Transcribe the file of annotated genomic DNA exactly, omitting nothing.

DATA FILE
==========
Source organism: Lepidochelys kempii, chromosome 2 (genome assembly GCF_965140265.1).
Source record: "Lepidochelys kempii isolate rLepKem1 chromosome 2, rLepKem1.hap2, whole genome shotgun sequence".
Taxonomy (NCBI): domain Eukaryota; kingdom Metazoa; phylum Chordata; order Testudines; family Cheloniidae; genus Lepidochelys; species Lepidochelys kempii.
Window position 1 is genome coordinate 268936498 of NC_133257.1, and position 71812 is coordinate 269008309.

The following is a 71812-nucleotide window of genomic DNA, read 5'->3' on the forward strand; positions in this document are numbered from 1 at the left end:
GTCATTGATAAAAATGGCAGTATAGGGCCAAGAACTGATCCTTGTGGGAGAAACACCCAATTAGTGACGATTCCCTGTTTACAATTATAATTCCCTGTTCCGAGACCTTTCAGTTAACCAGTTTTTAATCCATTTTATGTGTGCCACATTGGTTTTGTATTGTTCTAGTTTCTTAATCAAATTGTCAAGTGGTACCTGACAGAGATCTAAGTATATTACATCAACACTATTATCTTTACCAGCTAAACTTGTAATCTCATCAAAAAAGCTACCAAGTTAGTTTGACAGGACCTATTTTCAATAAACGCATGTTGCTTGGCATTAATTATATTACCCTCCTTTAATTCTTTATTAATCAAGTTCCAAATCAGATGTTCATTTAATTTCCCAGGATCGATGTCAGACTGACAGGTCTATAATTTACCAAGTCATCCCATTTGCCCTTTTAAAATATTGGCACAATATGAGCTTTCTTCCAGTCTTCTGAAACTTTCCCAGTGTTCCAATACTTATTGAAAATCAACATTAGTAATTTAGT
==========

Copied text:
Source organism: Lepidochelys kempii, chromosome 2 (genome assembly GCF_965140265.1).
Source record: "Lepidochelys kempii isolate rLepKem1 chromosome 2, rLepKem1.hap2, whole genome shotgun sequence".
Taxonomy (NCBI): domain Eukaryota; kingdom Metazoa; phylum Chordata; order Testudines; family Cheloniidae; genus Lepidochelys; species Lepidochelys kempii.
Window position 1 is genome coordinate 268936498 of NC_133257.1, and position 71812 is coordinate 269008309.

The following is a 71812-nucleotide window of genomic DNA, read 5'->3' on the forward strand; positions in this document are numbered from 1 at the left end:
GTCATTGATAAAAATGGCAGTATAGGGCCAAGAACTGATCCTTGTGGGAGAAACACCCAATTAGTGACGATTCCCTGTTTACAATTATAATTCCCTGTTCCGAGACCTTTCAGTTAACCAGTTTTTAATCCATTTTATGTGTGCCACATTGGTTTTGTATTGTTCTAGTTTCTTAATCAAATTGTCAAGTGGTACCTGACAGAGATCTAAGTATATTACATCAACACTATTATCTTTACCAGCTAAACTTGTAATCTCATCAAAAAAGCTACCAAGTTAGTTTGACAGGACCTATTTTCAATAAACGCATGTTGCTTGGCATTAATTATATTACCCTCCTTTAATTCTTTATTAATCAAGTTCCAAATCAGATGTTCATTTAATTTCCCAGGATCGATGTCAGACTGACAGGTCTATAATTTACCAAGTCATCCCATTTGCCCTTTTAAAATATTGGCACAATATGAGCTTTCTTCCAGTCTTCTGAAACTTTCCCAGTGTTCCAATACTTATTGAAAATCAACATTAGTAATTTAGT